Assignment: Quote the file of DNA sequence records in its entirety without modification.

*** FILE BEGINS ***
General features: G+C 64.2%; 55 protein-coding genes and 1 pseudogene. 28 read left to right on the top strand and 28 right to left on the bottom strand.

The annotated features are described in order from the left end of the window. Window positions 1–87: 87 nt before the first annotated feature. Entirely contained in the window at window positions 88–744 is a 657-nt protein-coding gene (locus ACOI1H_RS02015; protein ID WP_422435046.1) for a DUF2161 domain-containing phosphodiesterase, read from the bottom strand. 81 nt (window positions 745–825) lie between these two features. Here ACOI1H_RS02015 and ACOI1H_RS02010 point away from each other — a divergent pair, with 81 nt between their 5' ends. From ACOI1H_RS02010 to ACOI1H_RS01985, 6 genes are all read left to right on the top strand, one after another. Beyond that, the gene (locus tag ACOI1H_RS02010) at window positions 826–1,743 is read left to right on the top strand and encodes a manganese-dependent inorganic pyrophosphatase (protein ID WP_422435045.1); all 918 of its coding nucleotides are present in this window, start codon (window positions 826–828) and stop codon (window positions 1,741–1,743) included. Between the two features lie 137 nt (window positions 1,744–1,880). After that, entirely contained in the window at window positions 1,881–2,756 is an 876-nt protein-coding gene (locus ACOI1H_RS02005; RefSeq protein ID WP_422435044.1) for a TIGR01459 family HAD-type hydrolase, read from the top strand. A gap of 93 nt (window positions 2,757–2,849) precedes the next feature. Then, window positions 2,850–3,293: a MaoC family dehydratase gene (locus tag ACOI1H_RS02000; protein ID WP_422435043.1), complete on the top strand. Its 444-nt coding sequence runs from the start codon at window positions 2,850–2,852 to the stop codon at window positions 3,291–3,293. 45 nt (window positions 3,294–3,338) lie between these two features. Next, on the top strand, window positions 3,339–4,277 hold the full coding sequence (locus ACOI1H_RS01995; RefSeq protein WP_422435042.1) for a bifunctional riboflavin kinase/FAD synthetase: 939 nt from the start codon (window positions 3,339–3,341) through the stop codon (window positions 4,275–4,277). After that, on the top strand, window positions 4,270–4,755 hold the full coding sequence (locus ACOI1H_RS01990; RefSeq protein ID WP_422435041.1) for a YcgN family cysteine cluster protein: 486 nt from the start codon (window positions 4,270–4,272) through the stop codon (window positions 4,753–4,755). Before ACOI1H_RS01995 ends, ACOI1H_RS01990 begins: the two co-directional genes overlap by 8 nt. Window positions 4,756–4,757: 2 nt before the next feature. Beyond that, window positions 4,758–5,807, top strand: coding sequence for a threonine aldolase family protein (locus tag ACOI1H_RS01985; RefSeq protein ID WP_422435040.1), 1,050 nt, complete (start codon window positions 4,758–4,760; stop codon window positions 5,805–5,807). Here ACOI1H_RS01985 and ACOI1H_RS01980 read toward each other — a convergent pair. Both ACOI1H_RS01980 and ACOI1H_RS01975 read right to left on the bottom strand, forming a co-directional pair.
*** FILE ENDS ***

General features: G+C 64.2%; 55 protein-coding genes and 1 pseudogene. 28 read left to right on the top strand and 28 right to left on the bottom strand.

The annotated features are described in order from the left end of the window. Window positions 1–87: 87 nt before the first annotated feature. Entirely contained in the window at window positions 88–744 is a 657-nt protein-coding gene (locus ACOI1H_RS02015; protein ID WP_422435046.1) for a DUF2161 domain-containing phosphodiesterase, read from the bottom strand. 81 nt (window positions 745–825) lie between these two features. Here ACOI1H_RS02015 and ACOI1H_RS02010 point away from each other — a divergent pair, with 81 nt between their 5' ends. From ACOI1H_RS02010 to ACOI1H_RS01985, 6 genes are all read left to right on the top strand, one after another. Beyond that, the gene (locus tag ACOI1H_RS02010) at window positions 826–1,743 is read left to right on the top strand and encodes a manganese-dependent inorganic pyrophosphatase (protein ID WP_422435045.1); all 918 of its coding nucleotides are present in this window, start codon (window positions 826–828) and stop codon (window positions 1,741–1,743) included. Between the two features lie 137 nt (window positions 1,744–1,880). After that, entirely contained in the window at window positions 1,881–2,756 is an 876-nt protein-coding gene (locus ACOI1H_RS02005; RefSeq protein ID WP_422435044.1) for a TIGR01459 family HAD-type hydrolase, read from the top strand. A gap of 93 nt (window positions 2,757–2,849) precedes the next feature. Then, window positions 2,850–3,293: a MaoC family dehydratase gene (locus tag ACOI1H_RS02000; protein ID WP_422435043.1), complete on the top strand. Its 444-nt coding sequence runs from the start codon at window positions 2,850–2,852 to the stop codon at window positions 3,291–3,293. 45 nt (window positions 3,294–3,338) lie between these two features. Next, on the top strand, window positions 3,339–4,277 hold the full coding sequence (locus ACOI1H_RS01995; RefSeq protein WP_422435042.1) for a bifunctional riboflavin kinase/FAD synthetase: 939 nt from the start codon (window positions 3,339–3,341) through the stop codon (window positions 4,275–4,277). After that, on the top strand, window positions 4,270–4,755 hold the full coding sequence (locus ACOI1H_RS01990; RefSeq protein ID WP_422435041.1) for a YcgN family cysteine cluster protein: 486 nt from the start codon (window positions 4,270–4,272) through the stop codon (window positions 4,753–4,755). Before ACOI1H_RS01995 ends, ACOI1H_RS01990 begins: the two co-directional genes overlap by 8 nt. Window positions 4,756–4,757: 2 nt before the next feature. Beyond that, window positions 4,758–5,807, top strand: coding sequence for a threonine aldolase family protein (locus tag ACOI1H_RS01985; RefSeq protein ID WP_422435040.1), 1,050 nt, complete (start codon window positions 4,758–4,760; stop codon window positions 5,805–5,807). Here ACOI1H_RS01985 and ACOI1H_RS01980 read toward each other — a convergent pair. Both ACOI1H_RS01980 and ACOI1H_RS01975 read right to left on the bottom strand, forming a co-directional pair.